A lot of big people were paying attention to Louisiana this weekend because of some big presidential primary election there. But I’m more interested in Bayou State developments from the world of K-12 education. And they look pretty big from here.
Last Thursday night Republicans and Democrats in the Louisiana House of Representatives came together to approve a major educational voucher and charter school expansion (House Bill 976). The programs are mainly aimed at low-income students enrolled in schools with mediocre or poor performance on the state’s accountability system. The discussion and vote (63-42) went late into the night.
But then came another vote that kept the legislators past midnight, well after I was tucked into bed. The legislative initiative to reform teacher policies appears in some ways to be even more ambitious than Colorado’s 2010 landmark Senate Bill 191 — including the requirement to tie educator effectiveness more closely to compensation, in addition to evaluations and tenure. The measure passed by a nearly identical margin as the choice bill, 64-40.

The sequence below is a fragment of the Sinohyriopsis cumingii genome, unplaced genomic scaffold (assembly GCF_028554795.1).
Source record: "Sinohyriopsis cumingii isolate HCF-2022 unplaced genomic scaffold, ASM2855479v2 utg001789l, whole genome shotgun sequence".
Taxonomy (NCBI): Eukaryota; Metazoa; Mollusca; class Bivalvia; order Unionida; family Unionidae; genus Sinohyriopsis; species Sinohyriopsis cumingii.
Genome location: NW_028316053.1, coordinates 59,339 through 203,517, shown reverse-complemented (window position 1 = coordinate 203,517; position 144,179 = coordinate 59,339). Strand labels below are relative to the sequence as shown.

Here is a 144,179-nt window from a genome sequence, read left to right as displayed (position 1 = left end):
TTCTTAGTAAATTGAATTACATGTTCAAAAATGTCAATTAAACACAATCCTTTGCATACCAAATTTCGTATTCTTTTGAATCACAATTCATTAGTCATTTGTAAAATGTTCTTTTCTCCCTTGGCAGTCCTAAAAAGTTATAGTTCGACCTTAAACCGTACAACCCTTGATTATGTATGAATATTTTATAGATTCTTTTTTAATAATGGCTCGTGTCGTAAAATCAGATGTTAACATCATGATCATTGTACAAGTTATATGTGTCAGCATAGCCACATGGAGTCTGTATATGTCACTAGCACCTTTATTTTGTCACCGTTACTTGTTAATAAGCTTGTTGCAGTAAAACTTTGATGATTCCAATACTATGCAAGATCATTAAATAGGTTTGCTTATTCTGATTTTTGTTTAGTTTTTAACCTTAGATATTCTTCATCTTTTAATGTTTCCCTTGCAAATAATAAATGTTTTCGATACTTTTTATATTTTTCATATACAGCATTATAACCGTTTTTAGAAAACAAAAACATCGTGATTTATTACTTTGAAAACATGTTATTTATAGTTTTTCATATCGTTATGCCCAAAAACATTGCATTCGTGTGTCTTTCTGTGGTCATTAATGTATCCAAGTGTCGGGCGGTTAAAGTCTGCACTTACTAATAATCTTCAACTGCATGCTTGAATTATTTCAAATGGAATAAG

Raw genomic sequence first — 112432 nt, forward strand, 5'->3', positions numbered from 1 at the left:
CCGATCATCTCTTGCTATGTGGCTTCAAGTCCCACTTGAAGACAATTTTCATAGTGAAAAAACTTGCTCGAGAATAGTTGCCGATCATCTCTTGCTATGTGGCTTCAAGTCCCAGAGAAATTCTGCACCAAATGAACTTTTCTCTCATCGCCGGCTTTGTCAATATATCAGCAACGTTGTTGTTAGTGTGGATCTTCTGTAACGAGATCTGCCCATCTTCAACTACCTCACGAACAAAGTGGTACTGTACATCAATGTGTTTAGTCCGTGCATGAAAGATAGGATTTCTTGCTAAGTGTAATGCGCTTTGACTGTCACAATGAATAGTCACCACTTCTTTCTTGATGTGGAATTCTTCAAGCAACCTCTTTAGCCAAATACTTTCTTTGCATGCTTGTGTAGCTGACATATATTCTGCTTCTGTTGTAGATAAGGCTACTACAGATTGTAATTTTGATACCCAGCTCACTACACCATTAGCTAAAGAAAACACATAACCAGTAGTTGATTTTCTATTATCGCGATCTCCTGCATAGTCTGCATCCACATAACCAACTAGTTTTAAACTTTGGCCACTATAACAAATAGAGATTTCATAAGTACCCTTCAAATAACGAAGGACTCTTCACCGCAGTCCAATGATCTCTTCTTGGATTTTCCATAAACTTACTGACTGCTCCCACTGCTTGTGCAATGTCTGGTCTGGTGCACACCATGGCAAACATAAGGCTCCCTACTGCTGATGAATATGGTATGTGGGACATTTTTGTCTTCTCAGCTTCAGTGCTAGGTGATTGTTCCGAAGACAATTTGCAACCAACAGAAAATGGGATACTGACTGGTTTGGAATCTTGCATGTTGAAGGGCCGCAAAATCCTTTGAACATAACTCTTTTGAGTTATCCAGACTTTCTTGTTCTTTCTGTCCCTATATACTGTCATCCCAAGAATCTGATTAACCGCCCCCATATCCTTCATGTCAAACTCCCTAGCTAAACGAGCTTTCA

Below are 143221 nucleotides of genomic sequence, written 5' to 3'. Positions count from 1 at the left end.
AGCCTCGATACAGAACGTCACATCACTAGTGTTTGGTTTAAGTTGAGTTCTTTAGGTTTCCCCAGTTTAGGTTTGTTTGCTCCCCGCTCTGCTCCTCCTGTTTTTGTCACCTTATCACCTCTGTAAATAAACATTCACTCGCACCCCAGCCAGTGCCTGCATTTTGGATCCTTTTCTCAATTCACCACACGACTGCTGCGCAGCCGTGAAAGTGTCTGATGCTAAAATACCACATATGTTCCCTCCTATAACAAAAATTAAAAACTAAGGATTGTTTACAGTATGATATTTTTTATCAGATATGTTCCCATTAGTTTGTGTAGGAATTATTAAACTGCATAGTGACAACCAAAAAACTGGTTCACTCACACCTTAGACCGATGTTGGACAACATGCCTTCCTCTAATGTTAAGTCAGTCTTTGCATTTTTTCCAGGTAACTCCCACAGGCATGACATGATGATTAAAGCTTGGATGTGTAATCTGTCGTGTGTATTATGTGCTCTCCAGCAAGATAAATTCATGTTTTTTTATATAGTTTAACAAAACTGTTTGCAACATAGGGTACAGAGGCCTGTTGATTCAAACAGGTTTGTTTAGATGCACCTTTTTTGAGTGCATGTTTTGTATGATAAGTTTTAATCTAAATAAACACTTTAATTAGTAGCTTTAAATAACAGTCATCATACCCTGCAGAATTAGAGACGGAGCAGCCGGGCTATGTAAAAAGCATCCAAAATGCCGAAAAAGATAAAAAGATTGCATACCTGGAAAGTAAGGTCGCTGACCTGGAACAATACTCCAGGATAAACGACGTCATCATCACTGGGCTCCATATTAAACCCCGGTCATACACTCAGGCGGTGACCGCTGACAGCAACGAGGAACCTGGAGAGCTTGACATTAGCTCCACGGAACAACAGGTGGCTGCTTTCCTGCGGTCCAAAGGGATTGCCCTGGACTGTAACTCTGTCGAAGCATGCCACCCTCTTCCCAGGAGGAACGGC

So wherever you come down, last Thursday (and into Friday) presented a significant education reform shift as Governor Bobby Jindal tries to etch his mark on the K-12 landscape.
The back-to-back votes came just a few short days after a Friedman Foundation for Education Choice survey was released, showing nearly 2 in 3 Louisiana voters back the voucher expansion. Close behind the 63 percent who expressed support for the choice program, 56 percent said they favor the tenure reform package. Say what you will, the lower chamber of the legislature reflected popular opinion in the Bayou State.
One last important point to make: Adam Emerson at Choice Words addressed an issue raised by opponents in Louisiana’s legislative debate who “want the state to penalize private schools for poor performance.” Emerson explores the issue of voucher school accountability. He suggests a commonsense approach can be adopted that may prevent unnecessary harm while keeping a light touch on private schools, perhaps based specifically on the share of public funds they take in.
Not the first time the issue has emerged, but it’s still worthy of close consideration. Better to be talking about how choice programs can be held accountable than not to have choice, I say.